Macbeth Act 2 . Scenes 1 - 4. How to Read a Shakespeare Play .
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Macbeth Act 2
Scenes 1 - 4
Go slow. Reading Shakespeare is not the same as reading T.V. Guide. Acknowledge that the language is poetic and challenging. If you try to race through it, the complexity of the words and phrasing will frustrate you, and all of its beauty will be lost.
Don’t get hung up on the details…at first.
An ideal compromise is to read the play first without the notes to get an uninterrupted first impression. Then go through it again and fill in the gaps provided by the annotations.
When reading verse, note the appropriate phrasing and intonation.
DO NOT PAUSE AT THE END OF A LINE unless there is a mark of punctuation. Shakespearean verse has a rhythm of its own, and once a reader gets used to it, the rhythm becomes very natural to speak in and read. Beginning readers often find it helpful to read a short pause at a comma and a long pause for a period, colon, semicolon, dash, or question mark.
The quality of mercy is not strain'd, (short pause)It droppeth as the gentle rain from heavenUpon the place beneath: (long pause) it is twice blest; (long pause)It blesseth him that gives, (short pause) and him that takes; (long pause)‘Tis mightiest in the mighties; (long pause) it becomesThe throned monarch better than his crown; (long pause)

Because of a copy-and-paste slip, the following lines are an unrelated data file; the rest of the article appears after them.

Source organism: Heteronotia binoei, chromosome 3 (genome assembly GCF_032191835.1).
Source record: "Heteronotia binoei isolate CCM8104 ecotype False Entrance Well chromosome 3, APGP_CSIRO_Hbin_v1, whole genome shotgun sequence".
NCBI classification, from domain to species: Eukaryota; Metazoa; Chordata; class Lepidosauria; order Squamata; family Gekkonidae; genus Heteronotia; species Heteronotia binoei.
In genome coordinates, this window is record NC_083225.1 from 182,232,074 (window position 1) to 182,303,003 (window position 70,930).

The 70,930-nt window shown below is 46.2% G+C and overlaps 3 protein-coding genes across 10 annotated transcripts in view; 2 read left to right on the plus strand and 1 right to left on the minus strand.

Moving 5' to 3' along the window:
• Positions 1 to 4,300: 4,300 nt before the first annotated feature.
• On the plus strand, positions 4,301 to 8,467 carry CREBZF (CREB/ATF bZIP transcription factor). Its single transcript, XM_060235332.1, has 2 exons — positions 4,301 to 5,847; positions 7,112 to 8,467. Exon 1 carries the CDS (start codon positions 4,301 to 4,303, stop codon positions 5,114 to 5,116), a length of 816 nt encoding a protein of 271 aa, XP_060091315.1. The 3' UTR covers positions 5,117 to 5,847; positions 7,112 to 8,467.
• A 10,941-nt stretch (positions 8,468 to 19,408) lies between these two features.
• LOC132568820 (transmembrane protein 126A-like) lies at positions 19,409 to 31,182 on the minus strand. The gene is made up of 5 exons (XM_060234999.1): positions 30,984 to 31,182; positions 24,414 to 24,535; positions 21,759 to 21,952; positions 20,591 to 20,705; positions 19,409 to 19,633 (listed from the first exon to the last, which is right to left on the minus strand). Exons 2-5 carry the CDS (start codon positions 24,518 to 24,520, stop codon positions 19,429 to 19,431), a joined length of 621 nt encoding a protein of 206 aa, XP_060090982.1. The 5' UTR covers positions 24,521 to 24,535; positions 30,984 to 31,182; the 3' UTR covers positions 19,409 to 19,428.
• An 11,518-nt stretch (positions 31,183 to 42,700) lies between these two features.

Aristotelian omens – pathetic fallacy
“Merciful powers, restrain in me the cursed thoughts that nature gives way to in repose.”
“I dreamt last night of the three weird sisters: to you they have shown some truth.”
Macbeth leans in to say to Banquo that if he is loyal to him he will be rewarded. But Banquo quickly pledges allegiance to the king. Macbeth is in a pickle now because Banquo knows something.
Macbeth’s 2nd major Soliloquy Phantom floating dagger.
Might represent how this will affect him in his life. He will slowly lose his mind
Two Allusions to stories “Hecate” and Tarquinii's”
Hecate is the Greco-Roman goddess of witchcraft, and you can view her as the leader of the three witches. She will appear later on in the play, Act 3 Scene 5, where she will demand to know why she has been excluded from the plot against Macbeth.
Significance of Porter’s speech